Will China's pigs deal fly?
The offer of US$4.7b by Shuanghui for the American pork processor Smithfield Foods has brought cries of anger from US politicians
Is pork really a matter of national security? To China it might be, given that the meat is a staple foodstuff of a rapidly growing economy. But in the United States? How many security concerns can one country have?
News that China's Shuanghui International had agreed to buy Smithfield Foods, the world's largest pork producer, for US$4.7 billion, or US$7.1 billion including debt, set alarm bells ringing throughout the US.
Some members of congress were incandescent with anger at prime brands such as Armour passing into Chinese hands.
Security experts expressed worries about a Chinese choke point over American food supplies. Lobbyists pointed out that US food imports have grown to 16 per cent in 2011, almost doubling in a decade, and that China is the leading supplier of staple products such as apples, potatoes and peas.
Environmentalists had a field day, scared that China might try to poison the US with unhealthy agricultural practices. William Triplett, a former counsel on the senate committee on foreign relations, said: "Inserting the words 'China food safety' into the internet leads to over 155 million hits - none of them laudatory as far as a brief examination can tell."
The fact that the deal and the outcry came just days before the most important summit meeting of the year, between China's new leader, Xi Jinping, and the US President, Barack Obama, in California, ought to have both countries worried about the dodgy state of their economic and political relationships.
It is doubtful whether Smithfield will figure in the two days of talks between the two leaders unless someone tries to make a tasteless joke about "bringing home the bacon". Xi and Obama have more important things to discuss, including the US "pivot" to Asia, China's aspirations to global leadership and fears that Washington is determined to block it, the dangerous situation on the Korean peninsula, tensions in the seas around China, cyber-spying, the value of the yuan, alleged Chinese dumping of products, Beijing's failure to protect intellectual property rights, Washington's irresponsible fiscal policies, and indeed the failure of both countries to show economic leadership befitting their roles as global power.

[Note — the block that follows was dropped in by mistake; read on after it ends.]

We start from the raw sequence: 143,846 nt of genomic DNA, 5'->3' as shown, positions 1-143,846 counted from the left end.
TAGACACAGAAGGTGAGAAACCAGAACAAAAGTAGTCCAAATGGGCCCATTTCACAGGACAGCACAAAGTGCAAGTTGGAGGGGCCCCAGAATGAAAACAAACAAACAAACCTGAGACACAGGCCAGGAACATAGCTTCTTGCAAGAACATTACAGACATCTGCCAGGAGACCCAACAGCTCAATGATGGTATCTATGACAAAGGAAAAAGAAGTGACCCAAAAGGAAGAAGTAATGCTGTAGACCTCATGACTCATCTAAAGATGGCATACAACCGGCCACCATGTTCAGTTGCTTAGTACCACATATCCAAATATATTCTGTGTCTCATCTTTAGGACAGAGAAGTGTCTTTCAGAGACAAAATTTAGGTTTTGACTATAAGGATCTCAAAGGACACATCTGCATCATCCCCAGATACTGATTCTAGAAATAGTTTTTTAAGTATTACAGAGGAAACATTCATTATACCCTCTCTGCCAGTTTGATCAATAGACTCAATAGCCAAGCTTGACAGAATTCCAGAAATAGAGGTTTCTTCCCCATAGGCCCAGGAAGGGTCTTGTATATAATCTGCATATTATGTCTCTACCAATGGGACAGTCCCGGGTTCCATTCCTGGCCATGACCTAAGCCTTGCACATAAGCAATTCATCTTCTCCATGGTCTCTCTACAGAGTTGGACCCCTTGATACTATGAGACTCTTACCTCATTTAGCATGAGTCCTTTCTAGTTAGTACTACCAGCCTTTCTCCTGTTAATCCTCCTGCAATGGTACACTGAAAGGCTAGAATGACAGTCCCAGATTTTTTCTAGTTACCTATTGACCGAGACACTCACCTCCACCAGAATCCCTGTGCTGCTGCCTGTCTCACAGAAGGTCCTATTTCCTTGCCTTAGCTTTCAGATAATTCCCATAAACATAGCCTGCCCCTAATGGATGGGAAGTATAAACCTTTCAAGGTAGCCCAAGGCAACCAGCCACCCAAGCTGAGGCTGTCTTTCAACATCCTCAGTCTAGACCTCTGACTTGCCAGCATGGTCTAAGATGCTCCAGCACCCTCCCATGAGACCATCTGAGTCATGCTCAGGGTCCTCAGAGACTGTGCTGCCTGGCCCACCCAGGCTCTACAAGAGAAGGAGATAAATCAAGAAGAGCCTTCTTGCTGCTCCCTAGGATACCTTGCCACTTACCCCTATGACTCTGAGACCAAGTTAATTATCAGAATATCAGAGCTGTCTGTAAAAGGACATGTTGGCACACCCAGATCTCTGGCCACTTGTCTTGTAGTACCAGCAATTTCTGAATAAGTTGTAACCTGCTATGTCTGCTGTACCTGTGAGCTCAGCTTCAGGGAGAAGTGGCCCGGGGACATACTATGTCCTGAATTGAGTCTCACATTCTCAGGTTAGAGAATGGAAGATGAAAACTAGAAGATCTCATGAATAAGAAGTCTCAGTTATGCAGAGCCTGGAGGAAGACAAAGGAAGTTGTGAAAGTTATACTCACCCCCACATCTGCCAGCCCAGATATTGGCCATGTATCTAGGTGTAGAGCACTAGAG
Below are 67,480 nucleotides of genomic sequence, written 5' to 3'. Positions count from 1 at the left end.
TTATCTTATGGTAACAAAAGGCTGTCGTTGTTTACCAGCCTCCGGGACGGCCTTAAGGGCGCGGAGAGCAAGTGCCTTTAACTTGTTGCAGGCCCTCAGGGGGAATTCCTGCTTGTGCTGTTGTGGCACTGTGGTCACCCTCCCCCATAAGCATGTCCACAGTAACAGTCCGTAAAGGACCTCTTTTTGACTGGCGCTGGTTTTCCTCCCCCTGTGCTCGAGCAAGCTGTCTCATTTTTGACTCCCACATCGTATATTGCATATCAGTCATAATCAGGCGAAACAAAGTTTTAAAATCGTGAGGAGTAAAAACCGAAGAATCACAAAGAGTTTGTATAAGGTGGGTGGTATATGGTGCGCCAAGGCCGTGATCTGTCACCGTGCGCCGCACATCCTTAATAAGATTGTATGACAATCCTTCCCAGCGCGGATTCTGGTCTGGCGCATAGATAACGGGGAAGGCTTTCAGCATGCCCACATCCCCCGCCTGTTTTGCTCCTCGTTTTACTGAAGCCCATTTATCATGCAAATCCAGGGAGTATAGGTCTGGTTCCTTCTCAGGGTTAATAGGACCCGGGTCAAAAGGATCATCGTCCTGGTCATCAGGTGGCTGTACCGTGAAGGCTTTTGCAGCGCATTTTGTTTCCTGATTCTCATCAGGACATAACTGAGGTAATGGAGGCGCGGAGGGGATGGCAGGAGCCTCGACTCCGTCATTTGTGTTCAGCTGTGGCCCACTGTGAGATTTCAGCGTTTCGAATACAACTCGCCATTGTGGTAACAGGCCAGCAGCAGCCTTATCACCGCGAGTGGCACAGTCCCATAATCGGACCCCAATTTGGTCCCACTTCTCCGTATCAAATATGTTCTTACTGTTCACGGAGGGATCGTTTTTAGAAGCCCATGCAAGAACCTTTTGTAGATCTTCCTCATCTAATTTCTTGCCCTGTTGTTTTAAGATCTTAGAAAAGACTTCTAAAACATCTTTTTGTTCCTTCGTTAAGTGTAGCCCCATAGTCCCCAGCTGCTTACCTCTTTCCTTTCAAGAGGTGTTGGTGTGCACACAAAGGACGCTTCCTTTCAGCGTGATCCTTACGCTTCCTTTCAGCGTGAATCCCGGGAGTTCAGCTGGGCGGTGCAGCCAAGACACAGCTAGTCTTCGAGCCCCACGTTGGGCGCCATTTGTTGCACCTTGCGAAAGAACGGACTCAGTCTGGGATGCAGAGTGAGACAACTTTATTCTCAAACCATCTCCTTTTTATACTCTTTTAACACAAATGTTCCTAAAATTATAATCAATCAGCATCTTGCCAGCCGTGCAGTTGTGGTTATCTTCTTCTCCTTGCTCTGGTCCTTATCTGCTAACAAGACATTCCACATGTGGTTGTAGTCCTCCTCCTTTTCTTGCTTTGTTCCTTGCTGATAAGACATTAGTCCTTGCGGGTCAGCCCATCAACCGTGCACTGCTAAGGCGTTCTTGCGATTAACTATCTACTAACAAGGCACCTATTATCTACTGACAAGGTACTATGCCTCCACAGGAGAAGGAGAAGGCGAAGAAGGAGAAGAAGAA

Yet the impending purchase of Smithfield shows how bad practical business relations are between the two political and economic giants. This is worrying, not only for the two countries, but for the rest of the world, which has suffered the consequences of the dangerous dance of the two monsters.
As a high-powered report from the China-United States Exchange Foundation (chaired by former chief executive Tung Chee-hwa and businessman Victor Fung Kwok-king) said last month: "The bilateral economic relationship between the US and China has developed over the past few decades from virtually non-existent to the most important in the world.
"The US and China are the largest and second largest trading nations in the world. They are also each other's second largest trading partners. A vast volume of trade in goods, integrated supply chains, a growing volume of trade in services, substantial direct American investment in China and even larger Chinese investment in US Treasury securities, speak to the importance of the relationship."
Contrast this with an angry outburst from the Hidden Harmonies China blog, which purported to offer a summary of the media and internet comments from the US after the Smithfield deal was announced.
"After getting their communist hands caught in the cookie jar with cyber espionage and covert theft of our technology and IP, the sneaky Communist Chinese are shifting tactics and resorting to overt acquisition of our safe pig husbandry and processing technologies to save their crumbling pork industry rife with disease, contamination, poison, censorship, lack of freedom.
"They have to be stopped. Write to your congressman, boycott Communist China-made products and turncoats who sell out to the communists. Burn all your possessions contaminated with Communist China-made parts, like you and your neighbour's cars (especially if they are ChiComs) … Communist China is evil, we are great, USA, USA, USA … Signed, Freedom-loving, patriotic but not nationalistic, America."
Shuanghui's takeover of Smithfield would be the biggest Chinese investment in the US, though dwarfed by the US$18 billion that CNOOC offered for the purchase of Unocal, a bid that CNOOC withdrew under political pressure, a continuing sore point with Beijing.
Shuanghui has promised that there will be no closures or relocations of Smithfield's operations and that the current management will keep their jobs. What more can Americans want?